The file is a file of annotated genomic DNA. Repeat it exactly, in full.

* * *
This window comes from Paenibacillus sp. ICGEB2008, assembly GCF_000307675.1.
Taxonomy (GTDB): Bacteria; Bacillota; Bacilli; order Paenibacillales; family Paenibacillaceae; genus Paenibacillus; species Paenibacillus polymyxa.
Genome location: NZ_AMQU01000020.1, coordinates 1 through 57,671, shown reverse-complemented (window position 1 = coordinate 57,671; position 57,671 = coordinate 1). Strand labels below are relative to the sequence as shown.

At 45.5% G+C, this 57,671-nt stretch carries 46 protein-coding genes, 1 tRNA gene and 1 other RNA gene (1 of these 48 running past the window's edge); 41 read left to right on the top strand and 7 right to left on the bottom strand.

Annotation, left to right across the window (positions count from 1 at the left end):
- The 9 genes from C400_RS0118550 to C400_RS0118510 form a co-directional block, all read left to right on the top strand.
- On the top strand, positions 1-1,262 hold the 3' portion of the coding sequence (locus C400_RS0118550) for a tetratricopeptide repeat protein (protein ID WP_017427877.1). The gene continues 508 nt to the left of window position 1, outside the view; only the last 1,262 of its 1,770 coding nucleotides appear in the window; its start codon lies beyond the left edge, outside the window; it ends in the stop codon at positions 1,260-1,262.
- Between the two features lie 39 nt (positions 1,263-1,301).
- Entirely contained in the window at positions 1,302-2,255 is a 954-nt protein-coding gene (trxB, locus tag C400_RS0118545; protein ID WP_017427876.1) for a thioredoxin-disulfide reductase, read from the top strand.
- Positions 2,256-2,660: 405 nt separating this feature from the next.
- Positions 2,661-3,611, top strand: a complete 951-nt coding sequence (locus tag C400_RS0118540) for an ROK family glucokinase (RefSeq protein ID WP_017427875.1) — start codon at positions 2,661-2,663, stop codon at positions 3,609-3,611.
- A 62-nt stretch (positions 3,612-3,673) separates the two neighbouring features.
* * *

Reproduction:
This window comes from Paenibacillus sp. ICGEB2008, assembly GCF_000307675.1.
Taxonomy (GTDB): Bacteria; Bacillota; Bacilli; order Paenibacillales; family Paenibacillaceae; genus Paenibacillus; species Paenibacillus polymyxa.
Genome location: NZ_AMQU01000020.1, coordinates 1 through 57,671, shown reverse-complemented (window position 1 = coordinate 57,671; position 57,671 = coordinate 1). Strand labels below are relative to the sequence as shown.

At 45.5% G+C, this 57,671-nt stretch carries 46 protein-coding genes, 1 tRNA gene and 1 other RNA gene (1 of these 48 running past the window's edge); 41 read left to right on the top strand and 7 right to left on the bottom strand.

Annotation, left to right across the window (positions count from 1 at the left end):
- The 9 genes from C400_RS0118550 to C400_RS0118510 form a co-directional block, all read left to right on the top strand.
- On the top strand, positions 1-1,262 hold the 3' portion of the coding sequence (locus C400_RS0118550) for a tetratricopeptide repeat protein (protein ID WP_017427877.1). The gene continues 508 nt to the left of window position 1, outside the view; only the last 1,262 of its 1,770 coding nucleotides appear in the window; its start codon lies beyond the left edge, outside the window; it ends in the stop codon at positions 1,260-1,262.
- Between the two features lie 39 nt (positions 1,263-1,301).
- Entirely contained in the window at positions 1,302-2,255 is a 954-nt protein-coding gene (trxB, locus tag C400_RS0118545; protein ID WP_017427876.1) for a thioredoxin-disulfide reductase, read from the top strand.
- Positions 2,256-2,660: 405 nt separating this feature from the next.
- Positions 2,661-3,611, top strand: a complete 951-nt coding sequence (locus tag C400_RS0118540) for an ROK family glucokinase (RefSeq protein ID WP_017427875.1) — start codon at positions 2,661-2,663, stop codon at positions 3,609-3,611.
- A 62-nt stretch (positions 3,612-3,673) separates the two neighbouring features.